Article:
Out of line is a way to peek into the “intimate thoughts” of forty-nine illustrators, who represented their fantasies during this quarantine. Here you can buy a copy of the book.
On 16 May, Short Story, Elmgreen & Dragset‘s first solo exhibition at the König Gallery in Berlin, opened. The exhibition is composed of a single immersive work, realized inside the central nave of the gallery and consists of a few elements.
The first thing we meet upon entering the huge room is an elderly man sitting in a wheelchair. He is standing still as if he were sleeping and we shouldn’t disturb him. A little further on, there is an almost life-size reproduction of a tennis court with the typical brick red ground and white court lines, as if it were a projection of the human mind. In one half of the court, there is a young boy holding a cup and giving his back to his opponent, in the other half of the court, who is lying on the ground, perhaps from fatigue, who has dropped both the racket and the ball next to him. All three statues were made of marble and then painted white, a color that shines under the headlights pointing exactly in their direction.
As with all their works, with Short Story, Elmgreen & Dragset want us to reflect on different themes. Obviously the tennis court refers to the world of sports competitions, and the exact moment represented by the two artists seems to want to remind us that there is always a winner and a loser. But only in the game? Or even in life?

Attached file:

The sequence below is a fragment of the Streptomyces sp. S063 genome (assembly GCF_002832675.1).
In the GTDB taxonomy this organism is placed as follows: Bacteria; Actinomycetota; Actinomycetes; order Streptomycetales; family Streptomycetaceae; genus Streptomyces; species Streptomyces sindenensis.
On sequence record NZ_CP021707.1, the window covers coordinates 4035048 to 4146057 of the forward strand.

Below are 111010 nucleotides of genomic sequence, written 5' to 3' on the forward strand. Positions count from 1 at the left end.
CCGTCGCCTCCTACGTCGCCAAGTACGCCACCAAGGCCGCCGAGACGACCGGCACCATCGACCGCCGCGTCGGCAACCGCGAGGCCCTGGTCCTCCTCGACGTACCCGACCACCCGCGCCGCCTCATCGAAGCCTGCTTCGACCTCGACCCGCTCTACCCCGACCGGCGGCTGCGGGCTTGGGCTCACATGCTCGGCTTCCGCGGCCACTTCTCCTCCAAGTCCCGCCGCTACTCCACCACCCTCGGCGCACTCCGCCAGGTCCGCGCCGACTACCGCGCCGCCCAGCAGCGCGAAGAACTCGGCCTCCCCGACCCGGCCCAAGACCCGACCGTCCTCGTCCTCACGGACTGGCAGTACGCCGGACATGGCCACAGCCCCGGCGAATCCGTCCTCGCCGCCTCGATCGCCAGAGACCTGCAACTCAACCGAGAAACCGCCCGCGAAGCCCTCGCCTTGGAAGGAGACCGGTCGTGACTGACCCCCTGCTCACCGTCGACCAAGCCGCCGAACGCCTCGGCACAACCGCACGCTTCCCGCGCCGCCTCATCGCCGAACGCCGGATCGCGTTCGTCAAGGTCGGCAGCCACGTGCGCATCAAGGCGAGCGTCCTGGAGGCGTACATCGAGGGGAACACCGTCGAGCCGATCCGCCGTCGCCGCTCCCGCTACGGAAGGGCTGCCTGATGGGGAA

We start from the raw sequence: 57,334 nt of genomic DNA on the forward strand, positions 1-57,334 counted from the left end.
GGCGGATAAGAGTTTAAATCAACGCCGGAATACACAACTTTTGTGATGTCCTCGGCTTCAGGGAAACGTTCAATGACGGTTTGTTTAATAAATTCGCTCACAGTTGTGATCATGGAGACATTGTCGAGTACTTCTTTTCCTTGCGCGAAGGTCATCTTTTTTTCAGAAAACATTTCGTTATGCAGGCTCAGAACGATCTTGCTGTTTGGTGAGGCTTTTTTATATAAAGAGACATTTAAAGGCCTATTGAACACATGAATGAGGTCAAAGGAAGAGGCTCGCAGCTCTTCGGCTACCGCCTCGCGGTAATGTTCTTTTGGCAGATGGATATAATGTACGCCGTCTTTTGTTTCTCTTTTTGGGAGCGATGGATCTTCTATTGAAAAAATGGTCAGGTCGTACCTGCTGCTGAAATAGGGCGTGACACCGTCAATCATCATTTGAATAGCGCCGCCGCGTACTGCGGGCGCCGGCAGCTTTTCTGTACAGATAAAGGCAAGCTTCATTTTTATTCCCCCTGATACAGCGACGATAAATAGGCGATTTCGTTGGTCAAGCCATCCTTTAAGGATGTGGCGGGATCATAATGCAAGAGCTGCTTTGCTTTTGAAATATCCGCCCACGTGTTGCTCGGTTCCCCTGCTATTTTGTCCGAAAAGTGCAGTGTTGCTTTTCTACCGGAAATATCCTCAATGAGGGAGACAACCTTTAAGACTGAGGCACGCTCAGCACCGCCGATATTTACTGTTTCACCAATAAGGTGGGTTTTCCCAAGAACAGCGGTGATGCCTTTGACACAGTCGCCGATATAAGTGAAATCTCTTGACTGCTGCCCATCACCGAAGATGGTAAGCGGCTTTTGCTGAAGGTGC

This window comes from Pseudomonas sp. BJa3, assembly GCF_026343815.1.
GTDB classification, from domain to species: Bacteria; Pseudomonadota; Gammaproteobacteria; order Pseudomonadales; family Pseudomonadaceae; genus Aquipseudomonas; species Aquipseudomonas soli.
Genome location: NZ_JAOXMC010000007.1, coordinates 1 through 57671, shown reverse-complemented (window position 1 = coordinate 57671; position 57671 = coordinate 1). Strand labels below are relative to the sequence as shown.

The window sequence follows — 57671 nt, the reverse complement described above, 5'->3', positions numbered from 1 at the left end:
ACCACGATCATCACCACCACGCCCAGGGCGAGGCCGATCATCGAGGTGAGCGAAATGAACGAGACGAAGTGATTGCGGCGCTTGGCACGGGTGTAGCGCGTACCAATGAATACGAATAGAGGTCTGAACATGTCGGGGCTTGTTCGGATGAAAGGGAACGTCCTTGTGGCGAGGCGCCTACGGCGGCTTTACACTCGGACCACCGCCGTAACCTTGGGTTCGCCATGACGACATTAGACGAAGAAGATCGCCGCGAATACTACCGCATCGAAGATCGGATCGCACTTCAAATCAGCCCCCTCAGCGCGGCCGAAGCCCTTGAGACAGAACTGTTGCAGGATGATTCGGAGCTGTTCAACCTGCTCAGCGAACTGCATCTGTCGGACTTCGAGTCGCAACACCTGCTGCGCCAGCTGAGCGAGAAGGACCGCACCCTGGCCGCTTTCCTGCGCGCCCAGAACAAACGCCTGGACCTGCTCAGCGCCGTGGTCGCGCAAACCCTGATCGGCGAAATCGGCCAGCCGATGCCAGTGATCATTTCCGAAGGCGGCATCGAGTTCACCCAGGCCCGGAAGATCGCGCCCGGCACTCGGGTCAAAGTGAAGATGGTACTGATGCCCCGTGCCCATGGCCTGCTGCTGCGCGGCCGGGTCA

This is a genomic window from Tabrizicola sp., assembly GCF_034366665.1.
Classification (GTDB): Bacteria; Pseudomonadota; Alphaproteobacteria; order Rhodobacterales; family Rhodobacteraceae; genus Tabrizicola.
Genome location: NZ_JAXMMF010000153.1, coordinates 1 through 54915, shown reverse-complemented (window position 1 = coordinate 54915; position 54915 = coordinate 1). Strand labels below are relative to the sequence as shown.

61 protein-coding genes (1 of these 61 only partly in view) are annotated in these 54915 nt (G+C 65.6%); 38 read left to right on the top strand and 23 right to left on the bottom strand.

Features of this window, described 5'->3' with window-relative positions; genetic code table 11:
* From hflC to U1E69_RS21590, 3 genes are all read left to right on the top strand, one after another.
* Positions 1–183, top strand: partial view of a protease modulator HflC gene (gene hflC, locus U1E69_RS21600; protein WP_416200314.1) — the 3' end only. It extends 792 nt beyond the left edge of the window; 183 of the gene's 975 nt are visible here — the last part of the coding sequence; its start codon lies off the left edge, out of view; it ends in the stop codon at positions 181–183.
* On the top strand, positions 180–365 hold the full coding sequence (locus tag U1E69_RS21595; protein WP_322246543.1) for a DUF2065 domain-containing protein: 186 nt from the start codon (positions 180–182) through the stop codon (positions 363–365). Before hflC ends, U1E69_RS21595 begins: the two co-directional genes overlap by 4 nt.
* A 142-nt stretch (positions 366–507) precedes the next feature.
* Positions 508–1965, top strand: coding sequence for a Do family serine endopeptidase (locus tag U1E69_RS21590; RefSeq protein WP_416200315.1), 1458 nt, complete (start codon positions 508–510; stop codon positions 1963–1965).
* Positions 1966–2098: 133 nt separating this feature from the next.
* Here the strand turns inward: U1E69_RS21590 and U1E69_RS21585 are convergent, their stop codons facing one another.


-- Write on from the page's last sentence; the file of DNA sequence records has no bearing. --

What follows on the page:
Even the choice of this particular sport seems to want to tell us something that goes beyond what we see. Tennis has always been seen as a sport for the more affluent classes and perhaps Elmgreen & Dragset’s intention is to represent a perpetually competing society, where there is no teamwork because everyone competes for themselves and where you live on the same court, but without ever touching each other. Obviously the two artists did not want to reveal too much of their work, leaving visitors, who will have the opportunity to walk and walk around the field, the freedom to read and interpret Short Story in a very personal way.
To date, visits to the König Gallery in Berlin are open but limited, but if you are curious to visit it anyway, the gallery has created a virtual tour in 3D available to everyone.